PHYS345 Electricity and Electronics


[ghw]  George Watson 
Sharp Lab 232
(302) 831-6677

Office Hours:
I will generally try to be available in my office on Monday 1:30-2:30, Tuesday 1:30-2:30pm and Wednesday 7:30-8:30pm; other times are possible by prior arrangement. Please contact me via e-mail to confirm that I will be available (especially for Wednesday evenings). I check my e-mail several times during the day and evening, so often a simple question can be answered without a visit. I am available to discuss course material, issues in science and engineering, and university life in general.

I am offering an informal problem-solving session on Wednesdays 6:00-7:00pm in Sharp Lab 100. Please attend when convenient and bring specific questions...

Any questions? My Instructional Philosophy

Course Description:
Fundamentals of electricity and magnetism specific to dc and ac circuit analysis, transient circuit behavior, and rotating machinery. Fundamentals of analog and digital electronics, with emphasis on applications in engineering. Integrated circuits and operational amplifiers.

Course Objectives:
As a result of this course, I hope that you can better
Realize the importance of electricity and electronics in everyday life and value its benefit to society.
Access the fundamental physics available for dealing with engineering problems in the electrical domain.
Apply selected physical concepts important in designing and using electrical and electronic circuits.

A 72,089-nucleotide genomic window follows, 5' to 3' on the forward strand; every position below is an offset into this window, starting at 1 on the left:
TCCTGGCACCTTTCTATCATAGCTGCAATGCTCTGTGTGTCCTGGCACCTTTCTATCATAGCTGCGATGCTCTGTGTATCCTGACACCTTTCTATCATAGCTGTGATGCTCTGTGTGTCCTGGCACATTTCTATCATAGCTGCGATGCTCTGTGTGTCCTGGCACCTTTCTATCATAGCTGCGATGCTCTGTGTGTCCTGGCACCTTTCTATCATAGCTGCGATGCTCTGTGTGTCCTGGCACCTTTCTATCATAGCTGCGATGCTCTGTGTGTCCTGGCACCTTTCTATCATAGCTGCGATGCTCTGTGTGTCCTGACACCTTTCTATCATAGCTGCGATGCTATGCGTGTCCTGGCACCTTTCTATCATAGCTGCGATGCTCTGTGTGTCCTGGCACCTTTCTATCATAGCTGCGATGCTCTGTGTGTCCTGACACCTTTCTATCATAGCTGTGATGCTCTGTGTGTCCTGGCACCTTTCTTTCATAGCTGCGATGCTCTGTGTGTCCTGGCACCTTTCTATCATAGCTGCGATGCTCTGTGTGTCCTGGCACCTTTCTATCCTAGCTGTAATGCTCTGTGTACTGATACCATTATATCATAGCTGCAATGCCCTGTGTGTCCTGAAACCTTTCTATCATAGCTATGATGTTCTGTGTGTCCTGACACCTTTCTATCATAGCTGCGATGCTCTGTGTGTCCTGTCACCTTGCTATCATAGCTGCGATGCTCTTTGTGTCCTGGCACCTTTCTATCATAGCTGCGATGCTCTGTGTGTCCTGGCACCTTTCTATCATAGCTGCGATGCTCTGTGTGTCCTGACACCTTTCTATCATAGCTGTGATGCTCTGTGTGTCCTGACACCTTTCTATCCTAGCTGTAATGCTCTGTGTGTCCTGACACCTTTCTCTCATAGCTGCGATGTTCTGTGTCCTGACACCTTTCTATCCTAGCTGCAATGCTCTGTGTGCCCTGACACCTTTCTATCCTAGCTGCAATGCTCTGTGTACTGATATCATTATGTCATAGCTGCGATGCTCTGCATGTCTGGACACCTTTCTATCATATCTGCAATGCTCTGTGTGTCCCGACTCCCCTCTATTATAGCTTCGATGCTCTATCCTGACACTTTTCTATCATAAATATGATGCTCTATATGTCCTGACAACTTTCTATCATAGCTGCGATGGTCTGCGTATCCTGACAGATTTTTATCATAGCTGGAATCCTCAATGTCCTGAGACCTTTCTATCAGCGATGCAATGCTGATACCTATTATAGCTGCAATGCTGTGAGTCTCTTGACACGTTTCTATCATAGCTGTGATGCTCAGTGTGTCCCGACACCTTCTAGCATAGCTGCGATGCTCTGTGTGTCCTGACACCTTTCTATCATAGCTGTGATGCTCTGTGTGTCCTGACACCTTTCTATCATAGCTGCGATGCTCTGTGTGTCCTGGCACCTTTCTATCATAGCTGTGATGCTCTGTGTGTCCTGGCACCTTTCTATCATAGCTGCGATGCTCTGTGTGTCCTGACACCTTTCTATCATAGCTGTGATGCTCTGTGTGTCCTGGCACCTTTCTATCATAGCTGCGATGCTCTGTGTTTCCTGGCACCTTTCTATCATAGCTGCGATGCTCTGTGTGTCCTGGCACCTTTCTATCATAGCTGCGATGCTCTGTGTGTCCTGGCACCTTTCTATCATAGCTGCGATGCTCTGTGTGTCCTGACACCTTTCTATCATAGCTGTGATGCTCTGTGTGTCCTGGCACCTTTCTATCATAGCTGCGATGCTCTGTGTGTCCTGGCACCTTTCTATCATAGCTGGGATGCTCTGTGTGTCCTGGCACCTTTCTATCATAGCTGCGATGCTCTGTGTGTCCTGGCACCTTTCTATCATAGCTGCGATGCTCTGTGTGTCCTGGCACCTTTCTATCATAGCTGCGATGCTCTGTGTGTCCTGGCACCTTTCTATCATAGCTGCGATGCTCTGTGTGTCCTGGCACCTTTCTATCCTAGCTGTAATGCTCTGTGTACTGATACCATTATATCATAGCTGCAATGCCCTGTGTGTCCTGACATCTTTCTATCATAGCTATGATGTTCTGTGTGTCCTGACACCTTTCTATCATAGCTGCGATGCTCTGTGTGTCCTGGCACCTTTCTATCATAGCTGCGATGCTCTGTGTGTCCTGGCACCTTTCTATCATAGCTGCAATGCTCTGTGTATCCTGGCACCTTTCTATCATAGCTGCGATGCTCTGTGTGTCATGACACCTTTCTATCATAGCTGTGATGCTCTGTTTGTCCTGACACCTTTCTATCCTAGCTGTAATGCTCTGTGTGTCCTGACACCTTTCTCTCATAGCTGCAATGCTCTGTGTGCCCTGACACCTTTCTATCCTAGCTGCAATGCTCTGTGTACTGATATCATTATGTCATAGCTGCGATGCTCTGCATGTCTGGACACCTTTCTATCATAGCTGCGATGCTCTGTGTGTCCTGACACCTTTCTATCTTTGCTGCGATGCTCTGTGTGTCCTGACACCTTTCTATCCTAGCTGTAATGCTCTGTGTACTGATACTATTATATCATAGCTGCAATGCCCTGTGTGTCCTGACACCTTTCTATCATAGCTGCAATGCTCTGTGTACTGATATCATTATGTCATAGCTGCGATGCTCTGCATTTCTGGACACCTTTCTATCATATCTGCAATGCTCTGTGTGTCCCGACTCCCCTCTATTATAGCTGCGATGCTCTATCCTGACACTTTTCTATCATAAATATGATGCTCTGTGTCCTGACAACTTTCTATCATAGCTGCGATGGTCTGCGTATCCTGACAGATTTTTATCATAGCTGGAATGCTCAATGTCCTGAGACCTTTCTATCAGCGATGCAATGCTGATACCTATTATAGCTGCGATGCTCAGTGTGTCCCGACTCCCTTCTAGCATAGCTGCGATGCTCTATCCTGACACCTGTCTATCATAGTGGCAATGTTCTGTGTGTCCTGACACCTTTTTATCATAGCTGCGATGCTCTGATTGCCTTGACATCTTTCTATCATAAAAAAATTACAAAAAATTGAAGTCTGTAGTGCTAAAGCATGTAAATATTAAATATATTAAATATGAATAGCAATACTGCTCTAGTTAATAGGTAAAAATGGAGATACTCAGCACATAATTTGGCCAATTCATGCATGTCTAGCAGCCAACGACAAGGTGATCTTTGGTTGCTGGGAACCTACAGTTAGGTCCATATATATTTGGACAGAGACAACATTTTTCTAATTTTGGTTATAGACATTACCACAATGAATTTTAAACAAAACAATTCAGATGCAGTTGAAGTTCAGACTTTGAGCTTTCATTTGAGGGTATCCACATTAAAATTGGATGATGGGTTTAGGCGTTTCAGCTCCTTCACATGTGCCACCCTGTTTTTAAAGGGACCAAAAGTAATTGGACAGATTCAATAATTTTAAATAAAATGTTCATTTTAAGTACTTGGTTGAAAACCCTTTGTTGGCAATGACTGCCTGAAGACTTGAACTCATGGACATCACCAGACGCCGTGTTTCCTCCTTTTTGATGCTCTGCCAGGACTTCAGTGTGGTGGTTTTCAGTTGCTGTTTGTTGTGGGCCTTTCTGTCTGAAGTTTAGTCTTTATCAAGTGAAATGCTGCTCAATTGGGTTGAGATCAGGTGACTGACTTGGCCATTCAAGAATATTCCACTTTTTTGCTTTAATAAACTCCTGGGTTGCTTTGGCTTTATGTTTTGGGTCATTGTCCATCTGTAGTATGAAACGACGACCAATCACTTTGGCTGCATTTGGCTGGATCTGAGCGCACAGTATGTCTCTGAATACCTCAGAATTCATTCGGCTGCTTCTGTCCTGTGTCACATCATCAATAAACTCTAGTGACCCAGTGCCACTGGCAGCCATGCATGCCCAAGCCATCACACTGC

Analyze and solve realistic problems, use mathematical techniques effectively in their solution, and reason accurately and objectively about the physical domain.
Translate verbal and graphical descriptions of physical systems into appropriate mathematical models.
Analyze and draw valid conclusions from experimentally obtained data.
Apply spreadsheet or modeling software to organize data, perform calculations, and display results graphically.
Communicate technical ideas effectively, both in writing and orally.

Competency Matrix

Fall'99 text: Principles and Applications of Electrical Engineering, 3rded., Rizzoni (McGraw Hill, 2000; ISBN 0-07-561832-X includes required CD-ROM; text alone 0-256-26116-4).
Textbook Website:

Fall'98 text: Electrical Engineering for All Engineers, 2nded., Roadstrum and Walaver (John Wiley, 1994; ISBN 0-471-51043-2). [Referred to as R&W throughout this website; you may find a copy to be a useful supplement.]

Grading Schedule:
Laboratory 25%
Projects, Quizzes, and Homework 15%
2 Midterm Exams 20% each  Oct. 28, Dec. 2
Final Exam 20% Dec. 10

Other Matters:
Any students with disabilities who seek accommodations in this course are encouraged to speak with the instructor to make appropriate arrangements. UD's Academic Services Center should also be consulted.

Throughout the semester, you are invited to leave anonymous suggestions/comments for the instructor via the online form at our suggestion box. When possible these notes will be posted to a follow-up area along with clarifying comments, as appropriate.

Rules and Responsibilities for students at UD includes good descriptions of what constitutes plagiarism, fabrication, cheating, and academic misconduct. I try to avoid academic improprieties and I encourage you to do the same. You should also adhere to the Policy for Responsible Computing.

Our classroom in Gore Hall
Our beautiful new classroon
in Gore Hall.

The approach of this course has been influenced by the Problem-Based Learning community at UD and the Institute for Tranforming Undergraduate Education, which promotes active learning and effective use of technology in the classroom. I would also like to acknowledge the financial support from the University of Delaware and the National Science Foundation (DUE 96-53663) for development of this course.

Last updated July 12, 2000.
Copyright George Watson, Univ. of Delaware, 1998.